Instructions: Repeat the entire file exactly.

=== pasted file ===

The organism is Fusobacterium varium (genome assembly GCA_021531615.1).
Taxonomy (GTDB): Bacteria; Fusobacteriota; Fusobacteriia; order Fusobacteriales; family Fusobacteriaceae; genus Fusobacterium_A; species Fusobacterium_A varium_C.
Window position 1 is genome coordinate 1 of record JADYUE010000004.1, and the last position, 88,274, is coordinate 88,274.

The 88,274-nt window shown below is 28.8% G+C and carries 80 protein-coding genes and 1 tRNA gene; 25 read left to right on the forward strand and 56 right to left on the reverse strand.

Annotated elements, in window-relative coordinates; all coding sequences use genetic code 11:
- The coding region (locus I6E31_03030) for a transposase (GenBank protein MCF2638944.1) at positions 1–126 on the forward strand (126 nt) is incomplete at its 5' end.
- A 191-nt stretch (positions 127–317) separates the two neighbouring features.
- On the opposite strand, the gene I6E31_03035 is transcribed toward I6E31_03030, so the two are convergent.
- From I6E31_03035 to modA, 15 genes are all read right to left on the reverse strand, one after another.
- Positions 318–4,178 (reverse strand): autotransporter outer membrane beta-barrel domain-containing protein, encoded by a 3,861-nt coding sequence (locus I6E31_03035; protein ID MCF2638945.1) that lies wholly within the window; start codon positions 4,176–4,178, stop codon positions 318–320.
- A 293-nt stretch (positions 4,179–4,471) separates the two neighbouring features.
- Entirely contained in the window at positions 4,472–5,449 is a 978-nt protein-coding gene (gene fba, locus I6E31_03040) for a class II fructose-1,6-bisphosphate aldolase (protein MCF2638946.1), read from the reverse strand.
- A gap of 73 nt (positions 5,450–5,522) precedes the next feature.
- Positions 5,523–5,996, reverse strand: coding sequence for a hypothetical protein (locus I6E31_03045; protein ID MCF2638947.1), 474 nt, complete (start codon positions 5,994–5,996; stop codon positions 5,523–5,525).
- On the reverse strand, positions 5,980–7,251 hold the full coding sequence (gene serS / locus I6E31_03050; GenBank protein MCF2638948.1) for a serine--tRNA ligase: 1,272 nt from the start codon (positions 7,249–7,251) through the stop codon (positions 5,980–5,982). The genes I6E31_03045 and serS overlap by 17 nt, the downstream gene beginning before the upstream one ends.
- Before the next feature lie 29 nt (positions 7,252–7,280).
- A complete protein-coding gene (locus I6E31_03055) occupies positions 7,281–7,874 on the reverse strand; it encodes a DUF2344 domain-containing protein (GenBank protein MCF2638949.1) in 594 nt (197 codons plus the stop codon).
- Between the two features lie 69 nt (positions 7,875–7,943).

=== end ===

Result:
The organism is Fusobacterium varium (genome assembly GCA_021531615.1).
Taxonomy (GTDB): Bacteria; Fusobacteriota; Fusobacteriia; order Fusobacteriales; family Fusobacteriaceae; genus Fusobacterium_A; species Fusobacterium_A varium_C.
Window position 1 is genome coordinate 1 of record JADYUE010000004.1, and the last position, 88,274, is coordinate 88,274.

The 88,274-nt window shown below is 28.8% G+C and carries 80 protein-coding genes and 1 tRNA gene; 25 read left to right on the forward strand and 56 right to left on the reverse strand.

Annotated elements, in window-relative coordinates; all coding sequences use genetic code 11:
- The coding region (locus I6E31_03030) for a transposase (GenBank protein MCF2638944.1) at positions 1–126 on the forward strand (126 nt) is incomplete at its 5' end.
- A 191-nt stretch (positions 127–317) separates the two neighbouring features.
- On the opposite strand, the gene I6E31_03035 is transcribed toward I6E31_03030, so the two are convergent.
- From I6E31_03035 to modA, 15 genes are all read right to left on the reverse strand, one after another.
- Positions 318–4,178 (reverse strand): autotransporter outer membrane beta-barrel domain-containing protein, encoded by a 3,861-nt coding sequence (locus I6E31_03035; protein ID MCF2638945.1) that lies wholly within the window; start codon positions 4,176–4,178, stop codon positions 318–320.
- A 293-nt stretch (positions 4,179–4,471) separates the two neighbouring features.
- Entirely contained in the window at positions 4,472–5,449 is a 978-nt protein-coding gene (gene fba, locus I6E31_03040) for a class II fructose-1,6-bisphosphate aldolase (protein MCF2638946.1), read from the reverse strand.
- A gap of 73 nt (positions 5,450–5,522) precedes the next feature.
- Positions 5,523–5,996, reverse strand: coding sequence for a hypothetical protein (locus I6E31_03045; protein ID MCF2638947.1), 474 nt, complete (start codon positions 5,994–5,996; stop codon positions 5,523–5,525).
- On the reverse strand, positions 5,980–7,251 hold the full coding sequence (gene serS / locus I6E31_03050; GenBank protein MCF2638948.1) for a serine--tRNA ligase: 1,272 nt from the start codon (positions 7,249–7,251) through the stop codon (positions 5,980–5,982). The genes I6E31_03045 and serS overlap by 17 nt, the downstream gene beginning before the upstream one ends.
- Before the next feature lie 29 nt (positions 7,252–7,280).
- A complete protein-coding gene (locus I6E31_03055) occupies positions 7,281–7,874 on the reverse strand; it encodes a DUF2344 domain-containing protein (GenBank protein MCF2638949.1) in 594 nt (197 codons plus the stop codon).
- Between the two features lie 69 nt (positions 7,875–7,943).